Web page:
Market hunters

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American bison were hunted almost to extinction in the late 19th century primarily by market hunters and were reduced to a few hundred by the mid-1880s.[1]

Market hunters, or commercial hunters, hunt wild land animals. (Their counterparts at sea are called commercial fishermen and whalers.) They are distinguished from subsistence hunters and recreational hunters by their use of the animals they kill: Market hunters sell or trade the flesh, bones, and/or skins and feathers of slain animals as a source of income; subsistence hunters and their families and local tribes use these materials directly as food, clothing, tools, and/or shelter; recreational hunters often consume the flesh of their kills and/or use the skins for decoration or clothing.[2]

Market hunting is almost entirely outlawed. Laws regulate recreational hunters as to which species and gender of animals they may kill, how many, what time of year they may kill them, and what weapons they may use. Laws often forbid subsistence and recreational hunters from selling any wild animals they kill.[3]

Commercial hunting[edit]

Market hunters exploit animals as a natural resource, for both money and economic development.[4] Like commercial fishing, market hunting focused on species which gathered in large numbers for breeding, feeding, or migration. Market hunters organized themselves into factory-like groups that would systematically depopulate an area of any valuable wildlife over a short period of time. The animals which were hunted included bison, deer, ducks and other waterfowl, geese, pigeons and many other birds, seals and walruses, fish, river mussels, and clams.[4] Labor was divided among the actual hunters, the skinners, the butchers, all the way down to the marketers of the fur, feathers, shells, blubber, meat, etc., to easterners and also Europeans, except for the buffalo meat that the market hunters left on the dead animal to rot on the plains, after only taking primarily the fur, skin (for robes and strong, tough leather), and tongue (which was a delicacy in eastern restaurants).

North American birds[edit]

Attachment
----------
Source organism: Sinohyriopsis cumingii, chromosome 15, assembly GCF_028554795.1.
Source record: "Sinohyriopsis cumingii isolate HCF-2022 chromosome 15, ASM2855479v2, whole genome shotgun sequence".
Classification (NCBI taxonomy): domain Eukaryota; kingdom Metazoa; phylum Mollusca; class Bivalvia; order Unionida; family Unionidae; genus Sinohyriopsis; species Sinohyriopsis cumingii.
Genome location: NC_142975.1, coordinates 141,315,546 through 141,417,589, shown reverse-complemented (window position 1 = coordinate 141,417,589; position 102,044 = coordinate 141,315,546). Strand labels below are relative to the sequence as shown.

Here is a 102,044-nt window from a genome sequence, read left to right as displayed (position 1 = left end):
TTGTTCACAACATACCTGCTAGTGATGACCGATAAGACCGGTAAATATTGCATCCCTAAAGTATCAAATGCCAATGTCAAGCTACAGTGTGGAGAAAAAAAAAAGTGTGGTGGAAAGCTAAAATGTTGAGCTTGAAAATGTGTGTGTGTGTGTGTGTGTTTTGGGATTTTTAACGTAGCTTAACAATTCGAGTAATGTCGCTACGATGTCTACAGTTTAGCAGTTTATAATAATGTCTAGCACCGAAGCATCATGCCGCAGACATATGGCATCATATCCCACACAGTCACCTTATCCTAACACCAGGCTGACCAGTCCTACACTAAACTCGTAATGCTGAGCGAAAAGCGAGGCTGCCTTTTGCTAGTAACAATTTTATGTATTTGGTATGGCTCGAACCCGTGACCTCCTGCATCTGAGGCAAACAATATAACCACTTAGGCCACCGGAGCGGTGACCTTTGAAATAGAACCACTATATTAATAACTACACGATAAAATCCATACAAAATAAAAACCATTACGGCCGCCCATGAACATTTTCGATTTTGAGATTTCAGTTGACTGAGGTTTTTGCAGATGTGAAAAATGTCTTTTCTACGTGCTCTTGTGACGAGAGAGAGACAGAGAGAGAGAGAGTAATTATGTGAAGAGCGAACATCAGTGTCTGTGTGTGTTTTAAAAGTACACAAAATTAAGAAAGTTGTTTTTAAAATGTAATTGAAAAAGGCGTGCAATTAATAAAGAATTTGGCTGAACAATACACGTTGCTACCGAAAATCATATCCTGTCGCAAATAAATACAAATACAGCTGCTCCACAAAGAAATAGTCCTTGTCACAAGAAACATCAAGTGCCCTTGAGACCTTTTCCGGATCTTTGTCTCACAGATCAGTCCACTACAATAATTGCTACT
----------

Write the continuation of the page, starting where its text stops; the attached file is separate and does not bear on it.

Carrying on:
Market hunting severely depleted populations of large birds through the 19th century. Several species were exterminated, and the threatened loss of others caused popular legislation effectively prohibiting market hunting. At the time of European discovery, migratory flocks a mile wide and hundreds of miles long contained billions of passenger pigeons flying so closely together that they darkened the sky for hours as they passed overhead; the weight of roosting pigeons would break trees up to 2 feet (61 cm) in diameter. Michigan market hunters killed 25,000 pigeons daily for a month in 1874 before the flocks disappeared at the end of the century. Market hunters then turned their attention to migratory flocks of millions of Eskimo curlews and harvested up to 7,000 birds per day. Market hunters used small cannon called punt guns in Long Island Sound, Delaware Bay, and Chesapeake Bay to harvest Atlantic Flyway waterfowl. New York, New Jersey, and Maryland market hunters sold Labrador ducks from 1840 to 1860, and the species was extinct by 1875. The last known breeding colony of great auks on Funk Island was destroyed for feathers sold to stuff pillows and mattresses. Herons and egrets were hunted for their long, filamentous nuptial plumage used in the millinery trade from 1840 until prices rose to $32 per ounce in 1903. Heath hens were exterminated from the mainland by 1835, and were extinct within a century. Hunting seasons were eventually established to conserve surviving wildlife and allow a certain amount of recovery and re-population to occur. The Migratory Bird Treaty Act signed in 1918 regulated hunting and prohibited all hunting of wood ducks until 1941 and swans until 1962.[5]

See also[edit]


  1. ^ Records, Laban (March 1995). Cherokee Outlet Cowboy: Recollections of Laban S. Records. Norman, Oklahoma: University of Oklahoma Press. ISBN 978-0-8061-2694-4.
  2. ^ Graige, John Houston (1950). The Practical Book of American Guns. New York: Bramhall House. pp. 283&284.
  3. ^ "Fish and Game Code section 3039". California Legislative Information. State of California. Retrieved 20 May 2014.
  4. ^ a b Browne, Ray Broadus (1982), Objects of special devotion: fetishism in popular culture, Popular Press, p. 154, ISBN 978-0-87972-191-6
  5. ^ Terres, John K. (1980). The Audubon Society Encyclopedia of North American Birds. New York: Alfred Knopf. pp. 176, 181, 264–265, 283, 453, 495, 588–589, 598–59, 733–735, and 769-770. ISBN 0-394-46651-9.